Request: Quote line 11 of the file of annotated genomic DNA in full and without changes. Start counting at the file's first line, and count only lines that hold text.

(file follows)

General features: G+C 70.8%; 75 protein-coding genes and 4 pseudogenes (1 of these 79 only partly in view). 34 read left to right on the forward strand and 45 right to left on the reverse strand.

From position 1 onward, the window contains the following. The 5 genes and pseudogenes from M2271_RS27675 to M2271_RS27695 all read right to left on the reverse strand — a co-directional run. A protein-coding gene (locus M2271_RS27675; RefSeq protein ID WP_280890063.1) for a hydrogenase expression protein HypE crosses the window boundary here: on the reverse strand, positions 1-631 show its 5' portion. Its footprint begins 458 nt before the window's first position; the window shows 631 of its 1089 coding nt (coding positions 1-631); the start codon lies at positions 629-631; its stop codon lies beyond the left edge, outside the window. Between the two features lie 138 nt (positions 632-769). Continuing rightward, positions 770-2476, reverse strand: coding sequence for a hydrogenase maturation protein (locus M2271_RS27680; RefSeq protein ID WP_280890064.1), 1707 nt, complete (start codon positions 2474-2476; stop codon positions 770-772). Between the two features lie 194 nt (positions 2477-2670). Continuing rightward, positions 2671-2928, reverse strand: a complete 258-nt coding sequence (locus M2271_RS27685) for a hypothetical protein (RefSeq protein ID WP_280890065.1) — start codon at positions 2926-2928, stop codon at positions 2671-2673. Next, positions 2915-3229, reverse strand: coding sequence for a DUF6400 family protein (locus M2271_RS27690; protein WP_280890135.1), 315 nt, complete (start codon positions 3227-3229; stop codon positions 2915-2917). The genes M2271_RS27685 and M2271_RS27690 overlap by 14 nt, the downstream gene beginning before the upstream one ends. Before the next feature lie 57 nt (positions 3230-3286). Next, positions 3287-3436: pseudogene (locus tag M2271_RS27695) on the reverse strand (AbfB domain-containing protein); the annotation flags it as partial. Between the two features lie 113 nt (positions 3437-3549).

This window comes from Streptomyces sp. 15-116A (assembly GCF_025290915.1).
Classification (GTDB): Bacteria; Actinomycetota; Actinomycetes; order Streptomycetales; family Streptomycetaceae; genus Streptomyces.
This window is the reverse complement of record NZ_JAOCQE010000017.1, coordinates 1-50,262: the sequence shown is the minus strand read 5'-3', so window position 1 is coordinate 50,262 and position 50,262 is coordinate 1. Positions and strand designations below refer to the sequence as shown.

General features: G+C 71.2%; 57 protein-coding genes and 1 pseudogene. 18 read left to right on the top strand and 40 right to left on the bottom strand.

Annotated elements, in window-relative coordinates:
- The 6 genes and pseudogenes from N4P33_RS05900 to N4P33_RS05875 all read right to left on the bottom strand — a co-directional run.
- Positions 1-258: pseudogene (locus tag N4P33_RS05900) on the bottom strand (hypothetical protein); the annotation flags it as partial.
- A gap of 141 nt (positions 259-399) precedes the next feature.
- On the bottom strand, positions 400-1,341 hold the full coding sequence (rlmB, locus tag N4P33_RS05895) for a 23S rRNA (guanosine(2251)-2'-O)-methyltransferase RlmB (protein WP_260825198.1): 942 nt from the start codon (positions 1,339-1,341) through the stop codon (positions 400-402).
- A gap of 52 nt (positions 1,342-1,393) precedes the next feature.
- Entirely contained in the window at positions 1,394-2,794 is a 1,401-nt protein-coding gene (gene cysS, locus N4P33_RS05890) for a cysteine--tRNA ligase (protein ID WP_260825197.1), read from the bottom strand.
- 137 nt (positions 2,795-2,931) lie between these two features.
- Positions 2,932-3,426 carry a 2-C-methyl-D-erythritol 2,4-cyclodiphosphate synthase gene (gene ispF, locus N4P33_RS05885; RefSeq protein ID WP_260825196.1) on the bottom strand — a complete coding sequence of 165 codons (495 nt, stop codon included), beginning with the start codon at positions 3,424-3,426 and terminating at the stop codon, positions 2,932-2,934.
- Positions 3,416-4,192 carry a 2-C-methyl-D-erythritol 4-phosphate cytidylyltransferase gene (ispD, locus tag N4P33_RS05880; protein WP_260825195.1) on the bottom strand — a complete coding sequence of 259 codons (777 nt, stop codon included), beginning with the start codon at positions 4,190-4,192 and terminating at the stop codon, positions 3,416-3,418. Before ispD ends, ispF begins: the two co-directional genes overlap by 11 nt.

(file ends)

- On the bottom strand, positions 400-1,341 hold the full coding sequence (rlmB, locus tag N4P33_RS05895) for a 23S rRNA (guanosine(2251)-2'-O)-methyltransferase RlmB (protein WP_260825198.1): 942 nt from the start codon (positions 1,339-1,341) through the stop codon (positions 400-402).